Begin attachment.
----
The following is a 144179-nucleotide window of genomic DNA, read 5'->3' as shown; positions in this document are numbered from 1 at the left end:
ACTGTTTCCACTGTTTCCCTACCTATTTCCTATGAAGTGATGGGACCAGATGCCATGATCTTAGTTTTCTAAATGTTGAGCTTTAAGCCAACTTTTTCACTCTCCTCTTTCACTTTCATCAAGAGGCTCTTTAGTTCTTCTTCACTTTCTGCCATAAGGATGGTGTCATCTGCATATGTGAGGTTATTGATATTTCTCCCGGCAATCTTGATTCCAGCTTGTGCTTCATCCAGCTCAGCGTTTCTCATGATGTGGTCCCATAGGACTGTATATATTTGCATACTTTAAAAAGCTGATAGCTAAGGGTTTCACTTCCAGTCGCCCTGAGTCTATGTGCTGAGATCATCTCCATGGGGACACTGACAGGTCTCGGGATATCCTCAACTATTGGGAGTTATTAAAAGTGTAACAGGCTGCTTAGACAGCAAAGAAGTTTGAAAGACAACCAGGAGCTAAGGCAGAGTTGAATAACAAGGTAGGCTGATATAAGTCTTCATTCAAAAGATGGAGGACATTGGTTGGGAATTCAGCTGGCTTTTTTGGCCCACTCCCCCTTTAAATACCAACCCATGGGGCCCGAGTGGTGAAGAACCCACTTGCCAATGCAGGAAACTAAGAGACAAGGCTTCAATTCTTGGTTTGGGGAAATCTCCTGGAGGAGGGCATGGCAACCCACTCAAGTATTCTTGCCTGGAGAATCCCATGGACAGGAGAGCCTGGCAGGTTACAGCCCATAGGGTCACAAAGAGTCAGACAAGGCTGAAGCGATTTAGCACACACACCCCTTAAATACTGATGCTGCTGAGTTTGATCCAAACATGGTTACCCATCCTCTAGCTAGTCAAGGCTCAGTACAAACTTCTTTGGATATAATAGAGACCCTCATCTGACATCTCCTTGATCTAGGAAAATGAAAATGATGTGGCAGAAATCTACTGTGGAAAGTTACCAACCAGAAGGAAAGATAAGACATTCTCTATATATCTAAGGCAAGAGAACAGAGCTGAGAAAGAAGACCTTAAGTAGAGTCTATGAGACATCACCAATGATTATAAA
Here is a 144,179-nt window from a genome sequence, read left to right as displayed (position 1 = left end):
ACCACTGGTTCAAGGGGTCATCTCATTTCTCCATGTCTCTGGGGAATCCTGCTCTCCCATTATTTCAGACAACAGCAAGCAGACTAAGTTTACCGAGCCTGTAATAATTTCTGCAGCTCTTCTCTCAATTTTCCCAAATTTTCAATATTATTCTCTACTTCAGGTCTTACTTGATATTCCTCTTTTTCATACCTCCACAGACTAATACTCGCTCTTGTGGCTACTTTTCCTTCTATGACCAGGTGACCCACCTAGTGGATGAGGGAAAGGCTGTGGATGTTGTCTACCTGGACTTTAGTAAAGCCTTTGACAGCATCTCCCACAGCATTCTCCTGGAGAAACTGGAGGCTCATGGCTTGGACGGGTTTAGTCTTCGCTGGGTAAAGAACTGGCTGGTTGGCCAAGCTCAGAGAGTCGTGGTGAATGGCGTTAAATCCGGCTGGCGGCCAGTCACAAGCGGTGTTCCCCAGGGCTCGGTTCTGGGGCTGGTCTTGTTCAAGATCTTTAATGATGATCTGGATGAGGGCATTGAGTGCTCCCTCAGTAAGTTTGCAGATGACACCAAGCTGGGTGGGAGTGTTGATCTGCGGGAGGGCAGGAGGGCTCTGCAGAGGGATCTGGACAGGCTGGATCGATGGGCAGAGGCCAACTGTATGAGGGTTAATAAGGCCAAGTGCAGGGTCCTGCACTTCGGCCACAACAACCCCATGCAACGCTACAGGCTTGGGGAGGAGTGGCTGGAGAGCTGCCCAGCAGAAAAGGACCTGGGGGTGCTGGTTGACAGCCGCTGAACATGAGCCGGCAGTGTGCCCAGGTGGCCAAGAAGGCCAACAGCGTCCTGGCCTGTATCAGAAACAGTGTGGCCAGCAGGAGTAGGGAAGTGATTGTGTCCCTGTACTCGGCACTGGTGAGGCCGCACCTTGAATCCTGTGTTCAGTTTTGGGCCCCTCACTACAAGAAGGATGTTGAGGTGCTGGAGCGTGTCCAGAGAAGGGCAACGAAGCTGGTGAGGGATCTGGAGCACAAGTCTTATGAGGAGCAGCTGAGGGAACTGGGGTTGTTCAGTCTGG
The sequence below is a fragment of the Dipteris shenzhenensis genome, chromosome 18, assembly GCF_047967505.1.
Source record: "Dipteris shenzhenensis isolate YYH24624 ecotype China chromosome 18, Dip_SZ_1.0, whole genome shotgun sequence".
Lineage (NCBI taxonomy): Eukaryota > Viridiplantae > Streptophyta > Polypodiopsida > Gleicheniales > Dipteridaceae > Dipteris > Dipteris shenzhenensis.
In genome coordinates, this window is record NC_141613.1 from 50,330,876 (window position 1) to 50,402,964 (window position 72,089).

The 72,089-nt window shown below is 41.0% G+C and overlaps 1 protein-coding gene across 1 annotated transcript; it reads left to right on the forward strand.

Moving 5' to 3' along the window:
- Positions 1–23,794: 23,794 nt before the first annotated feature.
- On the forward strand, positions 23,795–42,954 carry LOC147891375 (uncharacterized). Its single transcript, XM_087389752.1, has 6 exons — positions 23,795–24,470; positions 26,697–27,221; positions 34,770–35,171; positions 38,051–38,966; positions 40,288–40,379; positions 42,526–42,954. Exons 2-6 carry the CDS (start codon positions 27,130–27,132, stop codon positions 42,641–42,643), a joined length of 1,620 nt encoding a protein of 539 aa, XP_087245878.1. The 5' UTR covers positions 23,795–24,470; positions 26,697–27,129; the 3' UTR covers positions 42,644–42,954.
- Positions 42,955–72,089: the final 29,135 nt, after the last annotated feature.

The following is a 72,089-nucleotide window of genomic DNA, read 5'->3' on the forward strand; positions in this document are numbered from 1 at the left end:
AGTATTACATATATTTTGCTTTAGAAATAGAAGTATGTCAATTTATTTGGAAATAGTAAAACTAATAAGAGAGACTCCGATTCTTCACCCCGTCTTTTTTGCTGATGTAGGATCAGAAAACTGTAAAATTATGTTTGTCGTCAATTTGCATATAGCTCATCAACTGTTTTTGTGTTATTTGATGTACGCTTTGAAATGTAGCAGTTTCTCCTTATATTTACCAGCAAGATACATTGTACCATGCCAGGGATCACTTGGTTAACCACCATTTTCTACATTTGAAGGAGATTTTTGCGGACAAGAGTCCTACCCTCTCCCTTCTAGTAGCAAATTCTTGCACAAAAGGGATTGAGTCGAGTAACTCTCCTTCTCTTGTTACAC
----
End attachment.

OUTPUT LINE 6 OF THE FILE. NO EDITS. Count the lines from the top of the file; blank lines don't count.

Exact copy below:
Source record: "Dipteris shenzhenensis isolate YYH24624 ecotype China chromosome 18, Dip_SZ_1.0, whole genome shotgun sequence".